The Nginx docs warn in no uncertain terms that if is evil and should be avoided wherever possible, and there are similar warnings scattered across the length and breadth of the internet.

However, most of these warnings focus specifically on how badly if behaves in location blocks. Furthermore, the Nginx docs say that:

The only 100% safe things which may be done inside if in a location context are:

  • return ...;

  • rewrite ... last;

My question is: Is it safe to use an if at the level of the server block (rather than a location block) if the only directive contained therein is a return? For example, the following www-to-non-www redirect:

server {
    listen 80;
    server_name example.com www.example.com;

    if ($http_host != example.com) {
        return 301 http://example.com$request_uri;

    # more config

Secondary question: I'm aware that the recommended method for doing this sort of thing is with two server blocks that have different values for server_name. If this is an acceptable use for if, is there any reason to still use two separate server blocks?

  • 1
    My understanding is two server blocks are best practice and perform better.
    – Tim
    Apr 5 '17 at 3:09
  • @Tim - any idea why that would be? Is it simply that you're sidestepping the requirement of evaluating the if since that determination is made by the server-choosing logic, which would run in any case? Is that logic just more optimized than if? Apr 5 '17 at 3:11
  • My assumption is it's just more efficient internally within Nginx. I'll probably leave it there because that's about the limit of my knowledge in this area, others will know more.
    – Tim
    Apr 5 '17 at 3:13
  • "should be avoided wherever possible", from what I understand, they don't recommend "if" since there is a potential risk of doing a bad if statement, that leads to unexpected issues/problems/etc ?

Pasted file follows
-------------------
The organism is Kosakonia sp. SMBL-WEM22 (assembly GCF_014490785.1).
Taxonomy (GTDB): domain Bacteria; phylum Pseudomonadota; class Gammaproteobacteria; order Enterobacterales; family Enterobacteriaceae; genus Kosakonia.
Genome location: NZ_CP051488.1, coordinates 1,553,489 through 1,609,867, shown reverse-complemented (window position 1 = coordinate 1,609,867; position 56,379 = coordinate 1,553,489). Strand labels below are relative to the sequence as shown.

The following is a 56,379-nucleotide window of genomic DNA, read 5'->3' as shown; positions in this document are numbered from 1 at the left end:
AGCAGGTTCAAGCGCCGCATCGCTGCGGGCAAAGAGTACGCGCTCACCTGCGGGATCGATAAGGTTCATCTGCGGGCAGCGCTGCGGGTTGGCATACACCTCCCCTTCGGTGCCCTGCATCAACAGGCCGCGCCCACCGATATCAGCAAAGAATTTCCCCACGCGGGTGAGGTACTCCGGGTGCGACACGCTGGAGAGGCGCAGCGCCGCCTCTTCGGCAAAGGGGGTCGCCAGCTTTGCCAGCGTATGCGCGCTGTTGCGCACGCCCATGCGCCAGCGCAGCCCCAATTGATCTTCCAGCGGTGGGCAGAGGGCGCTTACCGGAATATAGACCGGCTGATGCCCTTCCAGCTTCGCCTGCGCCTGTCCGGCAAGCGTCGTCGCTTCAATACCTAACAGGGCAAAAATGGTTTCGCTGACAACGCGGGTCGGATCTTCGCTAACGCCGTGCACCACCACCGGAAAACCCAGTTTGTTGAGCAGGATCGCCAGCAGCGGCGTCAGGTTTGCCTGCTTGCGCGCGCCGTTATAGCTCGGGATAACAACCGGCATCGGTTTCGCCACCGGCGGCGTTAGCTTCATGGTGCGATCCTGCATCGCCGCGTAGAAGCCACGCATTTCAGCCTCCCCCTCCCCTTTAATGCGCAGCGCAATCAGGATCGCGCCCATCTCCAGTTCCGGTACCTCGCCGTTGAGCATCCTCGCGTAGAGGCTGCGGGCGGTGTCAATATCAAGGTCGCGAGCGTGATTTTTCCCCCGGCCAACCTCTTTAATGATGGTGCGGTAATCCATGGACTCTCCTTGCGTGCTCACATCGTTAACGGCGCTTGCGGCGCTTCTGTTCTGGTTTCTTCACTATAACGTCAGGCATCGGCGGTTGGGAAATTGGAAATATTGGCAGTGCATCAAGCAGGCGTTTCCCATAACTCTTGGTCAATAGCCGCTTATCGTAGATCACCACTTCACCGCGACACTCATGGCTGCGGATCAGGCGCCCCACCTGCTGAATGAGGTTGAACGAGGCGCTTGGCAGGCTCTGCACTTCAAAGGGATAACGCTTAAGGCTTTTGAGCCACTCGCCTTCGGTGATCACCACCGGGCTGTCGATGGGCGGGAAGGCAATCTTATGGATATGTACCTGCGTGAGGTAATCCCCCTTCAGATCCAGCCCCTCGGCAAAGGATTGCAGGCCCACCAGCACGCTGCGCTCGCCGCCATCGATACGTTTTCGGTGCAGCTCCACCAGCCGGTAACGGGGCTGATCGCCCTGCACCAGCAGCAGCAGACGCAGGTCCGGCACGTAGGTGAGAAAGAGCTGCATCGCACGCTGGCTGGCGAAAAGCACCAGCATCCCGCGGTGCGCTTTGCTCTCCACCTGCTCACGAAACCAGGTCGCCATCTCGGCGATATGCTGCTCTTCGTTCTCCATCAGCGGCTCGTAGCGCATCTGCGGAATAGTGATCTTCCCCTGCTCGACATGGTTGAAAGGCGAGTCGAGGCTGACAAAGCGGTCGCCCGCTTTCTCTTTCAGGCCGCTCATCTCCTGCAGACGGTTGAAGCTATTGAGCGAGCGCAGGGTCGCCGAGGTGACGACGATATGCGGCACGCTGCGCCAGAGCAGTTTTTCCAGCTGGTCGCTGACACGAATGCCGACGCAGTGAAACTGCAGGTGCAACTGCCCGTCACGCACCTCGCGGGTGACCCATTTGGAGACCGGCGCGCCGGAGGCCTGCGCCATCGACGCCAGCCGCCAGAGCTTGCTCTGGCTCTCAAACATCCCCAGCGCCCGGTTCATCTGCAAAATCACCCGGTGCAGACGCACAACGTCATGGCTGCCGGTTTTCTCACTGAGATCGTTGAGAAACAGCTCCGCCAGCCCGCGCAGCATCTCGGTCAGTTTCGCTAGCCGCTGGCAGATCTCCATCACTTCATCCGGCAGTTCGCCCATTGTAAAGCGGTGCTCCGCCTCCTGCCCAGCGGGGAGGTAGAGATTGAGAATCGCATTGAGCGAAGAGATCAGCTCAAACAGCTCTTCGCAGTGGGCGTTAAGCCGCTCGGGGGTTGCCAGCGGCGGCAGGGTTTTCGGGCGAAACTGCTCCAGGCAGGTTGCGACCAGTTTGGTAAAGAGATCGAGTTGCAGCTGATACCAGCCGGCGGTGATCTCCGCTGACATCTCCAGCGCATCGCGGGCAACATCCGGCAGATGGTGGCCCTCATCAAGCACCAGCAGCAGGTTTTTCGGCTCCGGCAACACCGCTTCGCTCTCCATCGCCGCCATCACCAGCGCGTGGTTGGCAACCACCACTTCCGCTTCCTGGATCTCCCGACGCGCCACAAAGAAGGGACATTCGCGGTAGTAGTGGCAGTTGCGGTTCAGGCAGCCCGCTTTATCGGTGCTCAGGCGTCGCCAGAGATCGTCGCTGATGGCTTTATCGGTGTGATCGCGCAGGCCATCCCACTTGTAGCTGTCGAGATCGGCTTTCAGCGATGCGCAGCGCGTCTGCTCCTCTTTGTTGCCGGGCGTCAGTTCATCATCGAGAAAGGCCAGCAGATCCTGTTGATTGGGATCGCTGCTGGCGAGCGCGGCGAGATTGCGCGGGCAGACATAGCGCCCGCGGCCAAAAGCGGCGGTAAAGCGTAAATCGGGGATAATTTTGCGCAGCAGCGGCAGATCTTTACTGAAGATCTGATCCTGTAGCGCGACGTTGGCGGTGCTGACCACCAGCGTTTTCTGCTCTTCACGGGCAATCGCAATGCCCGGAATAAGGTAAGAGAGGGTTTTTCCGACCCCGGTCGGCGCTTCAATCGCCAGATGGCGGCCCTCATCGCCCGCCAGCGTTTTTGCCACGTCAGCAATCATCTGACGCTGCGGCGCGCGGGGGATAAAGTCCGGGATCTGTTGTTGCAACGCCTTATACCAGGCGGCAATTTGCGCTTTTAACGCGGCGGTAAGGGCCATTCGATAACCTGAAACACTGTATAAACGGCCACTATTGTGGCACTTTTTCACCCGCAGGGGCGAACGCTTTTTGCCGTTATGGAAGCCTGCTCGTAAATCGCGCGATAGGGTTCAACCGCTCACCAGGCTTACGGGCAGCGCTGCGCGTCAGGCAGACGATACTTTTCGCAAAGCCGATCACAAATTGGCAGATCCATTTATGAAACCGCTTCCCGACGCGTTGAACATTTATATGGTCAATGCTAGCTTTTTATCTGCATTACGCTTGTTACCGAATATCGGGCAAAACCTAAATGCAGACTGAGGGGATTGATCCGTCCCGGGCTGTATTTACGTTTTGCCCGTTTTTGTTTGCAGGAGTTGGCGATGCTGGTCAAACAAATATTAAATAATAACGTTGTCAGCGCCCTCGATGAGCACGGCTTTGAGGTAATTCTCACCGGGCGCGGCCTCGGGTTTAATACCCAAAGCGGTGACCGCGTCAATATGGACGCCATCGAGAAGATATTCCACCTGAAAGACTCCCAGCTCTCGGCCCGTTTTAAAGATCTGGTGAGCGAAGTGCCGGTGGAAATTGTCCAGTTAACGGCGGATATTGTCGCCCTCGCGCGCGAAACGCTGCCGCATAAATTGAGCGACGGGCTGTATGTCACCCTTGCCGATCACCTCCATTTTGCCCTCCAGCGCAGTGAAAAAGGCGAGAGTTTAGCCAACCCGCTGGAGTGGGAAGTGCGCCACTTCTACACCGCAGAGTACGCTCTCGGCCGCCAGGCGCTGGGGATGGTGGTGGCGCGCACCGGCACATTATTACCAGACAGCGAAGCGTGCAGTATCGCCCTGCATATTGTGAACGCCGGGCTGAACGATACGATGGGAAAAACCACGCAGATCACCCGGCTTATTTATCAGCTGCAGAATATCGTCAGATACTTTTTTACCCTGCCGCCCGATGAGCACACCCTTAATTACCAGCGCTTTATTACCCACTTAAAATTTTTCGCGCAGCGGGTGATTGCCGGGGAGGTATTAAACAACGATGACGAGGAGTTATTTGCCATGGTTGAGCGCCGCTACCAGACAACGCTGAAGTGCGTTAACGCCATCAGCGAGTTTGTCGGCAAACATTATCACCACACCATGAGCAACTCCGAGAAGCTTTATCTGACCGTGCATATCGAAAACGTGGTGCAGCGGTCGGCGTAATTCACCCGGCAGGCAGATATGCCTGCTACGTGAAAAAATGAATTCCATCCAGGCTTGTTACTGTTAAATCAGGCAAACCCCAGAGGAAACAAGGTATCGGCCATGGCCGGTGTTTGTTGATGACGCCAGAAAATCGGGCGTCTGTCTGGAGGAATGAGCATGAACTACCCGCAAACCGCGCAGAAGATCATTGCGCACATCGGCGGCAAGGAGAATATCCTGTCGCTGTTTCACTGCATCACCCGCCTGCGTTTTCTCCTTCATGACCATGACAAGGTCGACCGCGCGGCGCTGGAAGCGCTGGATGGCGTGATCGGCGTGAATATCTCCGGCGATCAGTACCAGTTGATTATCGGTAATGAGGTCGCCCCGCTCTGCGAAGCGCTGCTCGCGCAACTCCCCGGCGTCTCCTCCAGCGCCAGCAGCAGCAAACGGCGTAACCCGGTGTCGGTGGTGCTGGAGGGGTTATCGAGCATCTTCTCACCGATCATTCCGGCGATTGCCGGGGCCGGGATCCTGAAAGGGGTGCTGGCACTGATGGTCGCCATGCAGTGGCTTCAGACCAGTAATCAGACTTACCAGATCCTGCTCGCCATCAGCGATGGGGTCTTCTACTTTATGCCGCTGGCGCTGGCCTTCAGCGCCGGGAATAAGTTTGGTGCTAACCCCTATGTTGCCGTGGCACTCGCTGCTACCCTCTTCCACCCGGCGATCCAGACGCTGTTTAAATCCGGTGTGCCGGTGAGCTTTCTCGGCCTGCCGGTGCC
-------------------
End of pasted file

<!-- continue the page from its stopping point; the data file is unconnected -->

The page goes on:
– Tolsadus
    Apr 5 '17 at 8:11
  • Only my opinion, but I sort of suspect the whole point of nginx mentioning that 'if is evil' is precisely to avoid the kind of situation you are creating: there are ways of doing what you want that don't require evaluating an if clause for every request. That is the key difference: with two blocks, you are actually having the system do what you actually want, which is to make users use a specific (non-www) domain. With the if clause, you are bypassing nginx's mechanism for routing requests based on the Host: header, and implementing that routing yourself with if clauses Apr 9 '17 at 9:21

One of the first steps when nginx receives a request is evaluating the HTTP Host header / TLS SNI field, and selecting the virtual host based on the result of that evaluation.

This means that the Host header is always processed.

Now, if you specify an if statement for the redirection, it means that the Host header will be checked twice, first to select the virtual host and then for checking the if condition. That is twice the work for the processor.

A counter-argument could be the memory consumption for a separate server block. However, the memory allocation is the same for the lifetime of the nginx process, while the double-evaluation of Host header happens on every request.


From "If is Evil":

In some cases, it’s also possible to move ifs to server level (where it’s safe as only other rewrite module directives are allowed within it).

This suggests that if in a server block is safe(r) than in a location block.


You can do it, but it's highly not recommended. There's already an official explanation about this.

To run multiple sites, I'd recommend making multiple configuration files for each site, then include the location in the main nginx.conf.

  • 1
    Joseph linked to the "if is evil" article in his question. I suspect he was hoping for a bit more detail, and more depth on using if vs using multiple server blocks. Your answer is slightly light on detail.
    – Tim
    Apr 5 '17 at 4:09
  • 2
    Actually, the official docs suggest moving ifs to the server block when possible to avoid some of the known limitations.
    – kbolino
    May 6 '19 at 18:05

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